The XO-1 is the first shipping design to emerge from the One Laptop Per Child project, an interesting initiative blending laudable objectives with an effort to redefine the PC cost structure. The OLPC organization aims to provide the XO laptops to children of developing nations, in an effort to democratize technology for the long-term global good.
The XO-1 is designed to be rugged and low in cost, utilizing open-source software (for now) and solid-state memory instead of a traditional hard drive. Nevertheless, the design offers 802.11 wireless connectivity and features a dual-mode display; users can turn off the backlight to attain a sunlight- readable, reflective-monochrome- type screen.
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A VGA Web camera, internal microphone, dual speakers, QWERTY rubber keyboard, resistive/capacitive touchpad, three USB ports, external microphone and headphone jack are other traditional PC features. Adding cost, but increasing usability, the chassis of the XO is designed with a pivoting, reversible display that may be used in a tablet-PC or e-book format.
Made in Taiwan
While OLPC drove the design and specification of the box, Taiwanese OEM Quanta is behind the detailed implementation and manufacturing. In final form, the XO-1 places the display and electronics in the swivel upper half, while the battery, keyboard, combo resistive/capacitive touchpad and little else live below. The arrangement runs a bit counter to the mainstream market, which usually puts electronics, keyboard and battery in the lower notebook half, with only the LCD panel above.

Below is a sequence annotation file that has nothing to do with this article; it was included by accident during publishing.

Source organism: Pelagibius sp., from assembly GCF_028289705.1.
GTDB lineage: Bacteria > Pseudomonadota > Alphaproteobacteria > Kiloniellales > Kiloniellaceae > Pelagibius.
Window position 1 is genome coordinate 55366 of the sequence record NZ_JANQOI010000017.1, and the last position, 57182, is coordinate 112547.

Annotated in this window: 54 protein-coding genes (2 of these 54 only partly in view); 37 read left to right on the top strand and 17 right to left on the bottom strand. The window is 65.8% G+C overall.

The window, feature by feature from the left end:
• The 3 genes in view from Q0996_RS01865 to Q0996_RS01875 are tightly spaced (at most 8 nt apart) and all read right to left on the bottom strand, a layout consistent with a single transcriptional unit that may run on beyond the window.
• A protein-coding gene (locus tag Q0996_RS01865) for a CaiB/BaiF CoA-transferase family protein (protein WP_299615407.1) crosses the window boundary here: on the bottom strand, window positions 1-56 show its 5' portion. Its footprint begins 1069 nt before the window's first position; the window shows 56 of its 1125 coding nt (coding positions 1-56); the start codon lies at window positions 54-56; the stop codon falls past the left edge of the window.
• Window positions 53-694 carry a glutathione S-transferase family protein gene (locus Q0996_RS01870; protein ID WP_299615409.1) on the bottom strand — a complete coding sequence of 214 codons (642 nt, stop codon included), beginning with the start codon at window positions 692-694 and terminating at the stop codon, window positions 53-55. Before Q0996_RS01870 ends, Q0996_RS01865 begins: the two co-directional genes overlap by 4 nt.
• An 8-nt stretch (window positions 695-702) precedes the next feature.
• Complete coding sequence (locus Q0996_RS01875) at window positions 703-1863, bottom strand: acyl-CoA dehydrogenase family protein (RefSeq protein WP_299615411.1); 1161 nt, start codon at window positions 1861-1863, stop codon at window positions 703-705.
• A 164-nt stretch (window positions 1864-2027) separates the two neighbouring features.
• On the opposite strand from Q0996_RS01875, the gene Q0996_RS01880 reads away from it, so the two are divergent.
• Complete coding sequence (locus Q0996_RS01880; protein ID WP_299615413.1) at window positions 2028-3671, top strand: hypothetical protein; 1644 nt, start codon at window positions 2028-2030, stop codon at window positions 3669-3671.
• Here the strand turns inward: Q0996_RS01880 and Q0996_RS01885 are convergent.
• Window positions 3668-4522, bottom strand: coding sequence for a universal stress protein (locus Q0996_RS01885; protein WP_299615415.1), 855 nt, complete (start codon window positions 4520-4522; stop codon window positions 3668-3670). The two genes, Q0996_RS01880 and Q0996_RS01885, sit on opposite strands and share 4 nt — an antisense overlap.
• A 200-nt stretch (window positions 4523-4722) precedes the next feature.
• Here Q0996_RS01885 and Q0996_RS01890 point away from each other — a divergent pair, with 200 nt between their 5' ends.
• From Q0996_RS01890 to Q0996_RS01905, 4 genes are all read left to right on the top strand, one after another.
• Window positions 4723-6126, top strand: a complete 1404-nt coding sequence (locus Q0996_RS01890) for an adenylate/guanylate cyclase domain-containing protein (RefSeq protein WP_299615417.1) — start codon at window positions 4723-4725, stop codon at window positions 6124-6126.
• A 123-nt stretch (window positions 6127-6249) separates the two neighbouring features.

The dual-mode LCD–supplied by AUO–is a curious bit of technology. Despite much talk of fancy diffraction gratings and other trickery to implement a combination color-backlit and monochrome-reflective display, we couldn't detect anything other than a fairly standard pixel stackup and construction vs. a standard transflective-LCD construction. The RGB pixel filter arrangement is based on diagonal striping instead of the normal adjacent RGB triad, and thus requires some special addressing and dithering. Otherwise, we saw little evidence of a radical approach to the LCD.
White LEDs are used for backlighting in transmissive mode. Fluorescent tubes have been the norm in backlighting for cost-sensitive panels of the size used in the OLPC, but perhaps power-efficiency considerations won out over cost here.
Power savings a priority
Certainly, reduced power consumption for the OLPC drove the reflective-monochrome viewing mode. The guiding principle is that developing countries would often lack the energy sources to provide for frequent recharge or plugged-in operation. The original OLPC prototype design even sported a hand crank for recharge, though this solution faded as the product evolved. Presumably, the true power budget began to swamp what a human-power generator could achieve with the small muscle groups of the arm.
In a further effort to lower power draw, the Himax HX8837 LCD timing/controller chip allows the CPU to sleep without loss of the displayed image, for power savings. An image buffer for this device comes by way of an ESMT M12S16161A 2-Mbyte mobile SDRAM. In full-tilt operation, we observed about a 6- to 7-watt power consumption. The OLPC's roughly 20-watt-hour LiFePO4 battery would thus supply up to three hours of operation in most-active use. Preliminary reports of real-world battery life peg the 10- to 12-hour run-time claim as far too optimistic, and our data would tend to agree.